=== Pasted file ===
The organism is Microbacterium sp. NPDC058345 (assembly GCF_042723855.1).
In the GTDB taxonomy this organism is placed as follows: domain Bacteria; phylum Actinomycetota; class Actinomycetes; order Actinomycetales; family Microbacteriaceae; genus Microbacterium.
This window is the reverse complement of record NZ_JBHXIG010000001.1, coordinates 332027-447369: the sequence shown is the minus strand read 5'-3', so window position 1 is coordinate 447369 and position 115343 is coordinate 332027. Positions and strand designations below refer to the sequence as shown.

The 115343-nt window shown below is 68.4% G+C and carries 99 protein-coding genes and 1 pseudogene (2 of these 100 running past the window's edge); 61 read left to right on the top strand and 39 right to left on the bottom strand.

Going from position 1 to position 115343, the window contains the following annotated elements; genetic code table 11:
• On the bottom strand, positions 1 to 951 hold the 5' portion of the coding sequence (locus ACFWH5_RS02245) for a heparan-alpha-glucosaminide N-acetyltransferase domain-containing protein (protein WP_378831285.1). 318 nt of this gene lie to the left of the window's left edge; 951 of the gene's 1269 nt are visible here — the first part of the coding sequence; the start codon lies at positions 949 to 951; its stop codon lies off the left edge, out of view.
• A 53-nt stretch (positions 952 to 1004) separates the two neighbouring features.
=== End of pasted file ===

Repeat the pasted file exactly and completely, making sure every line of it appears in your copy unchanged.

The organism is Microbacterium sp. NPDC058345 (assembly GCF_042723855.1).
In the GTDB taxonomy this organism is placed as follows: domain Bacteria; phylum Actinomycetota; class Actinomycetes; order Actinomycetales; family Microbacteriaceae; genus Microbacterium.
This window is the reverse complement of record NZ_JBHXIG010000001.1, coordinates 332027-447369: the sequence shown is the minus strand read 5'-3', so window position 1 is coordinate 447369 and position 115343 is coordinate 332027. Positions and strand designations below refer to the sequence as shown.

The 115343-nt window shown below is 68.4% G+C and carries 99 protein-coding genes and 1 pseudogene (2 of these 100 running past the window's edge); 61 read left to right on the top strand and 39 right to left on the bottom strand.

Going from position 1 to position 115343, the window contains the following annotated elements; genetic code table 11:
• On the bottom strand, positions 1 to 951 hold the 5' portion of the coding sequence (locus ACFWH5_RS02245) for a heparan-alpha-glucosaminide N-acetyltransferase domain-containing protein (protein WP_378831285.1). 318 nt of this gene lie to the left of the window's left edge; 951 of the gene's 1269 nt are visible here — the first part of the coding sequence; the start codon lies at positions 949 to 951; its stop codon lies off the left edge, out of view.
• A 53-nt stretch (positions 952 to 1004) separates the two neighbouring features.